CubsHQ Mailbag: Cubs trade talk including Kris Bryant, Coaching changes, Pitching help
|Friday, October 30, 2020 1:27 PM- -|
Last week, I reached out to our CubsHQ fans on various social media platforms to get their opinions and questions about the Cubs' upcoming offseason. It seems like a crucial one for the Cubs and many of these players' legacies, so let’s answer some of your burning questions about the offseason that awaits.
Here is part two of our fan questions and answers:
How many times will fans say “trade Kris Bryant”?
I think many fans will be on the trade Bryant train this offseason. However, Bryant is coming off of a career-worst season with multiple injuries and only has one year of control left, so trading him might also be more difficult than in any season before. For Bryant, who has made it clear he loves Chicago and would like to stay, signing a long term deal has always seemed unlikely due to his agent being Scott Boras. But coming off of a bad year, with the CBA set to expire, the free-agent market unknown, and his injury-plagued season — now might be a time where the Cubs could affordably re-sign him. Maybe. Otherwise, I think shopping him is a possible option, probably most likely that he gets traded instead of any other member of the core. The best option may be to hold Bryant until the trade deadline, let him build up his value, and send him to a team that is more desperate than they are now. Either way, there is a good chance Bryant’s days in Chicago are numbered.
It's time to blow this thing up, correct? It's stale as hell and doesn't work. Move some key pieces for a good return?
This team is loaded with talent, and I’m not a huge fan of ‘blowing it up.’ But I am with you that this is stale. The last four seasons have ended the exact same way, and it’s been the same players who have disappointed us come crunch time. But you have to recognize these players are valuable and talented, and for that, the Cubs should be able to get something back in return. Most of these players are coming off down years, most only have one year of control left, and the landscape of baseball economically is widely unknown. It’s time now to really evaluated who you’d like to keep, who you’d like to get rid of, and what you can get in return, AND DO IT.
How many pitching coaches does it take before fans realize that's not the problem?
This is an interesting question. For the Cubs, the last four seasons have ended disappointingly and have resulted in a change in hitting coach, pitching coach, manager, and other organizational/front office changes. But the fact of the matter is, the players are not doing the job for this team. The Cubs’ pitching staff has been pretty good. In fact, their bullpen has placed in the top ten in the last few years. The team needs the players to play to their potential rather than blame and change coaches when the coaches are not the real issue.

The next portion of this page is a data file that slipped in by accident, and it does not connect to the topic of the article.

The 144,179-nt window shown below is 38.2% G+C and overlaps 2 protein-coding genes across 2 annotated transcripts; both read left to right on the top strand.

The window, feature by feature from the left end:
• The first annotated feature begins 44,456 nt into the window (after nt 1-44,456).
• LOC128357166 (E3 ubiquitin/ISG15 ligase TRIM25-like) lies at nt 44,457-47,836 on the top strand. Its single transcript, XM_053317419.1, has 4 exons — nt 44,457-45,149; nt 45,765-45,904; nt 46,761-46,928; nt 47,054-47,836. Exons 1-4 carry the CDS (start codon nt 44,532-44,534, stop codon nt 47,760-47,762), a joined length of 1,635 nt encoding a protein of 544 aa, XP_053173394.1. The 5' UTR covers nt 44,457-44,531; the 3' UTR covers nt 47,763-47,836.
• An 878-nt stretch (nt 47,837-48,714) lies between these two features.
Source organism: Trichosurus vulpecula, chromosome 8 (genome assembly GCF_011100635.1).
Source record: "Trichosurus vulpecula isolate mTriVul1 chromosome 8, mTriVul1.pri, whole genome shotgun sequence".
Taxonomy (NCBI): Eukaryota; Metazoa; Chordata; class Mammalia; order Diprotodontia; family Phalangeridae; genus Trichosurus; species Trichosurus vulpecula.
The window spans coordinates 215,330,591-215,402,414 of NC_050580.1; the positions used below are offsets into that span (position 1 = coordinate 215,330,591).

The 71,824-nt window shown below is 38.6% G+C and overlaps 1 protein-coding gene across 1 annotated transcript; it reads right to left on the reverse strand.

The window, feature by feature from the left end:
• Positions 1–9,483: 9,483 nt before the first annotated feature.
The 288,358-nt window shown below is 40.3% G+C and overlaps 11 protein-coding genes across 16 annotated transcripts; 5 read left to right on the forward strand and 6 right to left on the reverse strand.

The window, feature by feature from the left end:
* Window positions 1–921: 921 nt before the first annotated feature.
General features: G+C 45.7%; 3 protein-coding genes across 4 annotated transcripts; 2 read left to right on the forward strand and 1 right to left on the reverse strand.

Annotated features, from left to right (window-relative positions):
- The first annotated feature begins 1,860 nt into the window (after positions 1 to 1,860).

Trade Contreras and get a top of the rotation pitcher?
This is more of a demand than a question, and to be honest, it is one I can't entirely agree with. Contreras is one of the most talented and complete catchers in the league. Contreras is one of the assets the Cubs should look to retain and be a part of the next great Cubs team instead of trading him now. I personally think Contreras is one of the least likely Cubs to be moved, especially since he has an extra year of control compared to the rest of the core. As much as the Cubs would like a top of the rotation pitcher, they already have two, so keep your all-star catcher, I think.
Will they sign Bryant to a long term deal, and if they do, will it make sense?
Whether or not they will sign him to a long term deal is unknown. However, what is known is that the Cubs have said they want to sign him, and Bryant said he would like to play in Chicago. Would it make sense to sign a former MVP, rookie of the year, and one of the most influential Cubs in history to a long term deal, a guy who plays multiple positions well and runs the bases with the best of them? You tell me. The other big question is whether he can stay healthy, or is this who he is now. The rest of my answer about Bryant’s future is up above.
Nine Dodgers have hit home runs. Do we have nine guys like that who show some discipline?
First, to clarify, 9 different Dodgers have homered in the World Series, a record, and an extremely impressive stat. The Cubs do have a fairly long lineup, but those nine guys did not live up to their potential or expectations in 2020. Meanwhile, the Dodgers have an unrelenting lineup of stars that grind at-bats, put the ball in play, and knock it out of the ballpark. The Dodgers have developed loads of talented players like Cody Bellinger, Joc Pederson, Corey Seager, and more but also have the money to go out and lock up Mookie Betts and others. What separates the Dodgers is they can spend loads of money, but they aren’t throwing money at problems the way the Cubs do. They instead develop tons of special players and use their funds to supplement that. The Cubs need to make some changes to be on the Dodgers level.